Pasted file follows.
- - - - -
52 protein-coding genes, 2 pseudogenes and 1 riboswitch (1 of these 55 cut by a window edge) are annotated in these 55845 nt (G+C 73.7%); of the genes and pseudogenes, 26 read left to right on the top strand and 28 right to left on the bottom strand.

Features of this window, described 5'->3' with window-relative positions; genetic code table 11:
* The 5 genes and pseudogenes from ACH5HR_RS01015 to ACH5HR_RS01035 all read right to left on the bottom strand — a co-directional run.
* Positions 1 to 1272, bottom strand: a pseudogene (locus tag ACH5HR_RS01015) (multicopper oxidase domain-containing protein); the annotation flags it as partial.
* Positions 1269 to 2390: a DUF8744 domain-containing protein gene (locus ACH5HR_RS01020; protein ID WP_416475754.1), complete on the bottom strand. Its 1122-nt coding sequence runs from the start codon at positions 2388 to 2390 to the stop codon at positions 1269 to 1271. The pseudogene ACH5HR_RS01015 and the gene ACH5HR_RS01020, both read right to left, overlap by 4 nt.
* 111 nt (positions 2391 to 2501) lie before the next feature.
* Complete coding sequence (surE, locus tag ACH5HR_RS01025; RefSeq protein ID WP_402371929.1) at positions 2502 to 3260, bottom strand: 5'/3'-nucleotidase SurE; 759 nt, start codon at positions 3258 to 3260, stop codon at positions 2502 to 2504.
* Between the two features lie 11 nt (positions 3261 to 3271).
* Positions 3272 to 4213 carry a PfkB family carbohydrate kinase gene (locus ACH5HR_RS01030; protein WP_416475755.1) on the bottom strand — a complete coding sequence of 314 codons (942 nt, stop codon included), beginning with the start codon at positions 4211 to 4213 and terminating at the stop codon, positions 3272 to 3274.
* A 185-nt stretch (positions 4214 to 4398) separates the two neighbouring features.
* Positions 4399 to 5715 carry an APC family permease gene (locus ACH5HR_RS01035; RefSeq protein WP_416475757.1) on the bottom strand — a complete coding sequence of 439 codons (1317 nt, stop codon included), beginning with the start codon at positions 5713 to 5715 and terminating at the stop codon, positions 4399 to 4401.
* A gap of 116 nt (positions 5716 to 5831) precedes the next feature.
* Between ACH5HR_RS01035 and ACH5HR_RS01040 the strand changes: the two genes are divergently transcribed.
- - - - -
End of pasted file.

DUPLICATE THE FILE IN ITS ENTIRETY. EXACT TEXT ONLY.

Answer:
52 protein-coding genes, 2 pseudogenes and 1 riboswitch (1 of these 55 cut by a window edge) are annotated in these 55845 nt (G+C 73.7%); of the genes and pseudogenes, 26 read left to right on the top strand and 28 right to left on the bottom strand.

Features of this window, described 5'->3' with window-relative positions; genetic code table 11:
* The 5 genes and pseudogenes from ACH5HR_RS01015 to ACH5HR_RS01035 all read right to left on the bottom strand — a co-directional run.
* Positions 1 to 1272, bottom strand: a pseudogene (locus tag ACH5HR_RS01015) (multicopper oxidase domain-containing protein); the annotation flags it as partial.
* Positions 1269 to 2390: a DUF8744 domain-containing protein gene (locus ACH5HR_RS01020; protein ID WP_416475754.1), complete on the bottom strand. Its 1122-nt coding sequence runs from the start codon at positions 2388 to 2390 to the stop codon at positions 1269 to 1271. The pseudogene ACH5HR_RS01015 and the gene ACH5HR_RS01020, both read right to left, overlap by 4 nt.
* 111 nt (positions 2391 to 2501) lie before the next feature.
* Complete coding sequence (surE, locus tag ACH5HR_RS01025; RefSeq protein ID WP_402371929.1) at positions 2502 to 3260, bottom strand: 5'/3'-nucleotidase SurE; 759 nt, start codon at positions 3258 to 3260, stop codon at positions 2502 to 2504.
* Between the two features lie 11 nt (positions 3261 to 3271).
* Positions 3272 to 4213 carry a PfkB family carbohydrate kinase gene (locus ACH5HR_RS01030; protein WP_416475755.1) on the bottom strand — a complete coding sequence of 314 codons (942 nt, stop codon included), beginning with the start codon at positions 4211 to 4213 and terminating at the stop codon, positions 3272 to 3274.
* A 185-nt stretch (positions 4214 to 4398) separates the two neighbouring features.
* Positions 4399 to 5715 carry an APC family permease gene (locus ACH5HR_RS01035; RefSeq protein WP_416475757.1) on the bottom strand — a complete coding sequence of 439 codons (1317 nt, stop codon included), beginning with the start codon at positions 5713 to 5715 and terminating at the stop codon, positions 4399 to 4401.
* A gap of 116 nt (positions 5716 to 5831) precedes the next feature.
* Between ACH5HR_RS01035 and ACH5HR_RS01040 the strand changes: the two genes are divergently transcribed.